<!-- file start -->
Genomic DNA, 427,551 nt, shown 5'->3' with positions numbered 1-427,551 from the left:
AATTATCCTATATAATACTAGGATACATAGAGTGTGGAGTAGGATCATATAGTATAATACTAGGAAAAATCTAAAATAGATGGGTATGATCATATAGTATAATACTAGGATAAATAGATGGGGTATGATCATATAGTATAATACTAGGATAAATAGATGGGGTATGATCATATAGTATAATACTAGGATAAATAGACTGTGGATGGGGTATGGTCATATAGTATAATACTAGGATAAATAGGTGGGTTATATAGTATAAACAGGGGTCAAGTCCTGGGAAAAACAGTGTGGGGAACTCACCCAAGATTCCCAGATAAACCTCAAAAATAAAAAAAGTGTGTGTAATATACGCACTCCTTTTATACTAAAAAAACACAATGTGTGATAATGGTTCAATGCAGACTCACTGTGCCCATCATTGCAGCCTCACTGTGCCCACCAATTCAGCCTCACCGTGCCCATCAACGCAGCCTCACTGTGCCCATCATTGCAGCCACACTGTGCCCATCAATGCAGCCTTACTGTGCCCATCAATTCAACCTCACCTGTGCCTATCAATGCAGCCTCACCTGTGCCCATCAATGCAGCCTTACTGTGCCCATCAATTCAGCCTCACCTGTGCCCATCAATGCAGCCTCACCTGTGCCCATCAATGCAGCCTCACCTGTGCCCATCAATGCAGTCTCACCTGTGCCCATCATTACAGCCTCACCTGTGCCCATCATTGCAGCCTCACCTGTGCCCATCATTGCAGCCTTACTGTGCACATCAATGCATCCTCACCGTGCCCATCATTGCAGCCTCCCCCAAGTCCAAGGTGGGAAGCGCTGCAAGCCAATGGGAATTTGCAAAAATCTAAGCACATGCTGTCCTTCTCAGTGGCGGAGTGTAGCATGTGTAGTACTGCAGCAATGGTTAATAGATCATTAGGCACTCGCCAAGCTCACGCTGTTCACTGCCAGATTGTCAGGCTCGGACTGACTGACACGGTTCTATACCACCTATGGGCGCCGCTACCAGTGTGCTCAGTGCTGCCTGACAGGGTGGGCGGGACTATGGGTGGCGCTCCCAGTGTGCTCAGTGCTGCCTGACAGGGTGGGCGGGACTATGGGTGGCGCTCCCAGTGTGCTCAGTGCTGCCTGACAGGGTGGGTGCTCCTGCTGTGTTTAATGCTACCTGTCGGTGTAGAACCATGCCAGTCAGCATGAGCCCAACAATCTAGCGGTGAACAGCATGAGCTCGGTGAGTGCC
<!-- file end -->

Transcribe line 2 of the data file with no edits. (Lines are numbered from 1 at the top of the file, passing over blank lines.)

AATTATCCTATATAATACTAGGATACATAGAGTGTGGAGTAGGATCATATAGTATAATACTAGGAAAAATCTAAAATAGATGGGTATGATCATATAGTATAATACTAGGATAAATAGATGGGGTATGATCATATAGTATAATACTAGGATAAATAGATGGGGTATGATCATATAGTATAATACTAGGATAAATAGACTGTGGATGGGGTATGGTCATATAGTATAATACTAGGATAAATAGGTGGGTTATATAGTATAAACAGGGGTCAAGTCCTGGGAAAAACAGTGTGGGGAACTCACCCAAGATTCCCAGATAAACCTCAAAAATAAAAAAAGTGTGTGTAATATACGCACTCCTTTTATACTAAAAAAACACAATGTGTGATAATGGTTCAATGCAGACTCACTGTGCCCATCATTGCAGCCTCACTGTGCCCACCAATTCAGCCTCACCGTGCCCATCAACGCAGCCTCACTGTGCCCATCATTGCAGCCACACTGTGCCCATCAATGCAGCCTTACTGTGCCCATCAATTCAACCTCACCTGTGCCTATCAATGCAGCCTCACCTGTGCCCATCAATGCAGCCTTACTGTGCCCATCAATTCAGCCTCACCTGTGCCCATCAATGCAGCCTCACCTGTGCCCATCAATGCAGCCTCACCTGTGCCCATCAATGCAGTCTCACCTGTGCCCATCATTACAGCCTCACCTGTGCCCATCATTGCAGCCTCACCTGTGCCCATCATTGCAGCCTTACTGTGCACATCAATGCATCCTCACCGTGCCCATCATTGCAGCCTCCCCCAAGTCCAAGGTGGGAAGCGCTGCAAGCCAATGGGAATTTGCAAAAATCTAAGCACATGCTGTCCTTCTCAGTGGCGGAGTGTAGCATGTGTAGTACTGCAGCAATGGTTAATAGATCATTAGGCACTCGCCAAGCTCACGCTGTTCACTGCCAGATTGTCAGGCTCGGACTGACTGACACGGTTCTATACCACCTATGGGCGCCGCTACCAGTGTGCTCAGTGCTGCCTGACAGGGTGGGCGGGACTATGGGTGGCGCTCCCAGTGTGCTCAGTGCTGCCTGACAGGGTGGGCGGGACTATGGGTGGCGCTCCCAGTGTGCTCAGTGCTGCCTGACAGGGTGGGTGCTCCTGCTGTGTTTAATGCTACCTGTCGGTGTAGAACCATGCCAGTCAGCATGAGCCCAACAATCTAGCGGTGAACAGCATGAGCTCGGTGAGTGCC